The database includes 4037 patients with a diagnosis of bipolar I disorder, previously collected at 36 collection sites in 23 countries. Generalized estimating equations (GEE) were used to adjust the data for country median age, and in some models, birth cohort. Model-based clustering (mixture analysis) was then performed on the age of onset data using the residuals. Clinical variables in subgroups were compared.
There was a strong birth cohort effect. Without adjusting for the birth cohort, three subgroups were found by clustering. After adjusting for the birth cohort or when considering only those born after 1959, two subgroups were found. With results of either two or three subgroups, the youngest subgroup was more likely to have a family history of mood disorders and a first episode with depressed polarity. However, without adjusting for birth cohort (three subgroups), family history and polarity of the first episode could not be distinguished between the middle and oldest subgroups.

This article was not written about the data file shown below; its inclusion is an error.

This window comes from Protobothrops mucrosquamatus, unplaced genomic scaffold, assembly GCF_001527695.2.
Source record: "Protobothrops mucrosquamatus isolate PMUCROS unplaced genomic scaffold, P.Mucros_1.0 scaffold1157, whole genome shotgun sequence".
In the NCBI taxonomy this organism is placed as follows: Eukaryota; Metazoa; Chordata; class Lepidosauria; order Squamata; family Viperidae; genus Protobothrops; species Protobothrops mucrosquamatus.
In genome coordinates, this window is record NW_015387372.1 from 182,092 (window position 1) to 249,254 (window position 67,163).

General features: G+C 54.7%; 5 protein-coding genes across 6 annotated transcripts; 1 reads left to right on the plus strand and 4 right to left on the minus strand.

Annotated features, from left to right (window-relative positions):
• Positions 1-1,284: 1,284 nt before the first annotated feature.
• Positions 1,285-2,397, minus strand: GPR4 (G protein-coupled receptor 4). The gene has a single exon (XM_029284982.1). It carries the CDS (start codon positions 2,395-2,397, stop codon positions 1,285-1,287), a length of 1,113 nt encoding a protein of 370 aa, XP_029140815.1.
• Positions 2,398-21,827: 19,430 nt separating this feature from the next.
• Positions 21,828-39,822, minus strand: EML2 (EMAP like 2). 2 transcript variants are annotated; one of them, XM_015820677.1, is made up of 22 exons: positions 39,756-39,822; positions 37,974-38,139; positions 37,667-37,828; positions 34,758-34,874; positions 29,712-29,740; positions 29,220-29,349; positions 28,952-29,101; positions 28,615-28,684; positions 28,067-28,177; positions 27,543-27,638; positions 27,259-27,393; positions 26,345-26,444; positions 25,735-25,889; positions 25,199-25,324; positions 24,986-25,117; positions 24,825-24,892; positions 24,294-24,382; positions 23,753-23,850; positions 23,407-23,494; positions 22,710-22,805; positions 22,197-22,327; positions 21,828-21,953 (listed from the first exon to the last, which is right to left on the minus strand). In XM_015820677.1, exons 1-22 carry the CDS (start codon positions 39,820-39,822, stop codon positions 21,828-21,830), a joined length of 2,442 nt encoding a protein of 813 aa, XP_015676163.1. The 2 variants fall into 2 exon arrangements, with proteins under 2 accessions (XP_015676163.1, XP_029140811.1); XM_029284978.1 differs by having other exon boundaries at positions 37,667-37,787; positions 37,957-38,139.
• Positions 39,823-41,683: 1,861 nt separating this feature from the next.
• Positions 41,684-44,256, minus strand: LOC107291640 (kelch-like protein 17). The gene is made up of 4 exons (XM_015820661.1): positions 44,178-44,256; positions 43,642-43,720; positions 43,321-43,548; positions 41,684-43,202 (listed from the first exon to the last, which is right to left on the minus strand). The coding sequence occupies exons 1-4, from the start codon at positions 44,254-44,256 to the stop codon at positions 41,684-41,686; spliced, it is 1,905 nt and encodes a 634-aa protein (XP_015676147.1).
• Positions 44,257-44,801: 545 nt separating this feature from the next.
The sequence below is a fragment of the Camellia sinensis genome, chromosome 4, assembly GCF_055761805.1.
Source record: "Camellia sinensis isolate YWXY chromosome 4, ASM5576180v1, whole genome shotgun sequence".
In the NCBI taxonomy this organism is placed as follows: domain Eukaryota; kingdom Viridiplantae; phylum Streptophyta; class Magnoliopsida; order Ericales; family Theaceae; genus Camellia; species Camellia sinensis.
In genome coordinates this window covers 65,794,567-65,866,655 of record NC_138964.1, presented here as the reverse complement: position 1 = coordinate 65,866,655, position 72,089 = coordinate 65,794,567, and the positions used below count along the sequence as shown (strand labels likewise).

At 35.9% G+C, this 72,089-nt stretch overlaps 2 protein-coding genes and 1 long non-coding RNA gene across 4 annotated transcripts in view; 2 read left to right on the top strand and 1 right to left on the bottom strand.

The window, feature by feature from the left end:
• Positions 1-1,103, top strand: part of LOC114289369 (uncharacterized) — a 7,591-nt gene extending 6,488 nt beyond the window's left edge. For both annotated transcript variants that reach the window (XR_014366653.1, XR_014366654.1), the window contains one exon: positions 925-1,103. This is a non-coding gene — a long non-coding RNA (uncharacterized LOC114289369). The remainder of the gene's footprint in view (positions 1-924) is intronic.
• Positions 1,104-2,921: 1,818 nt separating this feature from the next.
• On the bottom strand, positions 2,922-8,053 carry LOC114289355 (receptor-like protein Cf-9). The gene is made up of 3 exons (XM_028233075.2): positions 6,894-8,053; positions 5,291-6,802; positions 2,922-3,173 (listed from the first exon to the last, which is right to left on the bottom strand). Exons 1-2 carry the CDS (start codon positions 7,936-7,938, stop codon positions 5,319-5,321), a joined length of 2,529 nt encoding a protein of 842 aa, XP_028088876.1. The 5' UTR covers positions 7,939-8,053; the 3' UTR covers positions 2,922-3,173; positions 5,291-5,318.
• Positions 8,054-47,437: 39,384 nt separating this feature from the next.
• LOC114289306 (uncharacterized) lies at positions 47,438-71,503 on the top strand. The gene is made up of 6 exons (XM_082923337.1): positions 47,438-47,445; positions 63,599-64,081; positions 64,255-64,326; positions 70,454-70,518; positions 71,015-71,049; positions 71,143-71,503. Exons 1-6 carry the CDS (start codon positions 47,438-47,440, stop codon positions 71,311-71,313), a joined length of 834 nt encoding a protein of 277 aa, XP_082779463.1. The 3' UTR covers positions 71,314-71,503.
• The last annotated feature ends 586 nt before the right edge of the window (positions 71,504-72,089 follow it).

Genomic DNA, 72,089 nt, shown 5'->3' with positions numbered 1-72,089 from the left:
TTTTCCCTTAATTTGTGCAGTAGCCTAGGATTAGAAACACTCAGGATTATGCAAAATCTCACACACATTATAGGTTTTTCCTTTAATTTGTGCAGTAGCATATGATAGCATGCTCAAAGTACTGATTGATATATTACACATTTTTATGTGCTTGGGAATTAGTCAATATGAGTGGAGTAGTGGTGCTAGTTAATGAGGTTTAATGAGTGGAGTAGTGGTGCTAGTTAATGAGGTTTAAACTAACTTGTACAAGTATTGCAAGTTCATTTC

These results using international data confirm prior findings using single country data, that there are subgroups of bipolar I disorder based on the age of onset, and that there is a birth cohort effect. Including the birth cohort adjustment altered the number and characteristics of subgroups detected when clustering by age of onset. Further investigation is needed to determine if combining both approaches will identify subgroups that are more useful for research.